The Roman Catholic Archdiocese of Los Angeles, Cardinal Roger Mahony and a former priest have agreed to pay a total of nearly $10 million to settle four child sex abuse cases brought against them, lawyers for the victims said on Tuesday.
Mahony, who retired in 2011 as head of the largest U.S. archdiocese and is now in Rome taking part in choosing a new pope, was accused of helping a confessed pedophile priest evade law enforcement by sending him out of state to a church-run treatment center, then placing the priest back in the Los Angeles ministry.
As part of the agreement approved by a Los Angeles judge earlier this month, none of the parties admitted wrongdoing, according to a plaintiff’s attorney in the case, Vince Finaldi.
But Finaldi said the settlement, together with the recent release of internal church records documenting the role of Mahony and others in covering up child sexual abuse by the clergy, comes “as close to an admission of guilt as you’re going to get from the archdiocese.”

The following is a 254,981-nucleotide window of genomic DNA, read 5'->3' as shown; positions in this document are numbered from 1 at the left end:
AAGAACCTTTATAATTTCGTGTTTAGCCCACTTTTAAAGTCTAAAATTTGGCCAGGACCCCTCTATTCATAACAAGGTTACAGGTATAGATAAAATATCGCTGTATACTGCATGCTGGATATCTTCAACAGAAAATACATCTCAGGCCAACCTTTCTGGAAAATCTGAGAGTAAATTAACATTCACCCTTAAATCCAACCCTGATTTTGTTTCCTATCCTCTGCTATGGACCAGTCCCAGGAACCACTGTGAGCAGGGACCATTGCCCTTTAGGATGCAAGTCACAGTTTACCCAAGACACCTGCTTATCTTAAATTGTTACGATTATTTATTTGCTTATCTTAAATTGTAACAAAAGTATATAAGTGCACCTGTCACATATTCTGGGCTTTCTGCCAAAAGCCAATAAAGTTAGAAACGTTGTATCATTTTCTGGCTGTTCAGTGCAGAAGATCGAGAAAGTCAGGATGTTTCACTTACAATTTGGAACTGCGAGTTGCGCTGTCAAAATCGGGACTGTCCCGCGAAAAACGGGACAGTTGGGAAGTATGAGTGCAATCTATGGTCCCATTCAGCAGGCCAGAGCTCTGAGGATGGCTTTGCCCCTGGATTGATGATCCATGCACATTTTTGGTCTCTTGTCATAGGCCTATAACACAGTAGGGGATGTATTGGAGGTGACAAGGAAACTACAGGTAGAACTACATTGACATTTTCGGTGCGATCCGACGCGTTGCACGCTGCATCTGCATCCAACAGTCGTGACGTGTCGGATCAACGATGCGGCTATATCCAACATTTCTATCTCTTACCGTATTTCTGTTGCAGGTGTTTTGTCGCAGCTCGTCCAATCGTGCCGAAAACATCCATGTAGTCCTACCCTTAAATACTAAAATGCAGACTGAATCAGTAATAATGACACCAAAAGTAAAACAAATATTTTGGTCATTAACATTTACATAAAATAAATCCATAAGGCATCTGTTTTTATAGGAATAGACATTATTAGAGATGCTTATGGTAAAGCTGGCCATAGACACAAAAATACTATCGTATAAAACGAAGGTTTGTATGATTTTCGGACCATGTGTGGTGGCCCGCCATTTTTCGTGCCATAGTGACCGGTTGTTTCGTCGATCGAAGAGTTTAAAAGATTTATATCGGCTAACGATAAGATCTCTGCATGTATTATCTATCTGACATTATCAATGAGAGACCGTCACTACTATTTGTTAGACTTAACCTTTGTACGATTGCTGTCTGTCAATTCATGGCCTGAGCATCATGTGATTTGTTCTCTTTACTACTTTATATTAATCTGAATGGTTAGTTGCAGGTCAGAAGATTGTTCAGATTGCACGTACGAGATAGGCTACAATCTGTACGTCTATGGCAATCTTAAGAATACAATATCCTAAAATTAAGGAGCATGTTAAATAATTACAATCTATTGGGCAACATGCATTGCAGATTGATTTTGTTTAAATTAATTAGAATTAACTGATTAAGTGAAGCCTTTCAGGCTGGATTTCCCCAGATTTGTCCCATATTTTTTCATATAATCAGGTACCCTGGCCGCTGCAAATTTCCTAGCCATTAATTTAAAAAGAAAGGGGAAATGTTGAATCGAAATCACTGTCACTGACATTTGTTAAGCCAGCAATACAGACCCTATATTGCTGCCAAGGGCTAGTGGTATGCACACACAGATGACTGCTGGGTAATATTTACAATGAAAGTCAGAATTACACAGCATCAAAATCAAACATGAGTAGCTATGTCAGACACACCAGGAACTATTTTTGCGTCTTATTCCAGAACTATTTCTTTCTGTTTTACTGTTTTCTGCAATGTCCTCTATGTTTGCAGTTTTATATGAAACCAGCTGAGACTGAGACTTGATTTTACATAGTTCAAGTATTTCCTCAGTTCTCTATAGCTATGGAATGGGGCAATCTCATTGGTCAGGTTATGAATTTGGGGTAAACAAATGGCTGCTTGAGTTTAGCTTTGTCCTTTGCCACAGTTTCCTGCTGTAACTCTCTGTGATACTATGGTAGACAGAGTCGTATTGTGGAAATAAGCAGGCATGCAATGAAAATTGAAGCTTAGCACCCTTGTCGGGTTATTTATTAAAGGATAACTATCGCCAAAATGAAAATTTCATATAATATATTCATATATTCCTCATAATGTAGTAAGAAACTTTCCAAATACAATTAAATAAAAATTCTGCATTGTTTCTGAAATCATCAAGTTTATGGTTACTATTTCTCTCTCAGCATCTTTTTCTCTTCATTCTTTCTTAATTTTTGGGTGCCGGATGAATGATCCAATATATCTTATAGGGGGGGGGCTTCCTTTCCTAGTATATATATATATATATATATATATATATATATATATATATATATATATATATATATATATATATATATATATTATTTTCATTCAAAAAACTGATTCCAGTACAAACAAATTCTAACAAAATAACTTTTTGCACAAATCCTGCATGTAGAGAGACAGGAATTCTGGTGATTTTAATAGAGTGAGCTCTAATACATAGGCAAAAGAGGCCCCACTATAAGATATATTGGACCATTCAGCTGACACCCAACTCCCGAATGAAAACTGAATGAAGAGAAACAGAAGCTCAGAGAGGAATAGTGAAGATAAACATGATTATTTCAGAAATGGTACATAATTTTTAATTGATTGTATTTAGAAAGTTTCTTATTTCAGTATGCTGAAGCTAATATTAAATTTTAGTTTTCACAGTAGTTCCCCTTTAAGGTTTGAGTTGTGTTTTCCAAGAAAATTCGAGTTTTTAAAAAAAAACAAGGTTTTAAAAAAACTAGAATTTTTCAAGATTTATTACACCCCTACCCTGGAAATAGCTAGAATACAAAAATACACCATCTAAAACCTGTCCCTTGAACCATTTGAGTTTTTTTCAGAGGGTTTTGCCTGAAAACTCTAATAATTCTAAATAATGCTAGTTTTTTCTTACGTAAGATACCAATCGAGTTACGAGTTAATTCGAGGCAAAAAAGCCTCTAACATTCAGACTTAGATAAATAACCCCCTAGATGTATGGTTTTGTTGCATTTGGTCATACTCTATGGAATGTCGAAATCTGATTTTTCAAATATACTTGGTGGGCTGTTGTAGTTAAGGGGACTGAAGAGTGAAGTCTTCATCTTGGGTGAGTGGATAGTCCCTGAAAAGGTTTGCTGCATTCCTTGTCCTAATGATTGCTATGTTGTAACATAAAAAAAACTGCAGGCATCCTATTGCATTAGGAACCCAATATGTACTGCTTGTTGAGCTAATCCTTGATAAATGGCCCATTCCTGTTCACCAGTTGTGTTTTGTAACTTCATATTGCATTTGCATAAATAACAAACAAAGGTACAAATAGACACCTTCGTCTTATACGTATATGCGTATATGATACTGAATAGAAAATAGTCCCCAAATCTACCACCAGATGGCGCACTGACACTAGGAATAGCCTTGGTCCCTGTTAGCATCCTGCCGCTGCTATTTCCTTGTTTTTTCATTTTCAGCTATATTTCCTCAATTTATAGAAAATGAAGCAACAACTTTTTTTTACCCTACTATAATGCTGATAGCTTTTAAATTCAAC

A lawyer for the archdiocese, Michael Hennigan confirmed a settlement in the amount of $9.99 million was reached. He added the archdiocese “has always taken the position that we were responsible for the conduct” of the pedophile priest named in the case.
Scandals over sex abuse in the U.S. Catholic Church, which erupted in 1992 with a series of molestation cases uncovered in Boston, have cost the church billions of dollars in settlements and driven prominent dioceses into bankruptcy.
The Los Angeles archdiocese, which serves 4 million Catholics, reached a $660 million civil settlement in 2007 with more than 500 victims of child molestation, marking the biggest such agreement of its kind in the nation. Mahony at that time called the abuse “a terrible sin and crime.”
The archdiocese has reached a handful of smaller settlements in other cases since then, but the one announced on Tuesday was by far the biggest, Finaldi added. DM
Photo: Cardinal Roger Mahony of the U.S. attends a prayer at Saint Peter’s Basilica in the Vatican March 6, 2013. Catholic cardinals said on Tuesday they wanted time to get to know each before choosing the next pope and meanwhile would seek more information on a secret report on alleged corruption in the Vatican. REUTERS/Max Rossi
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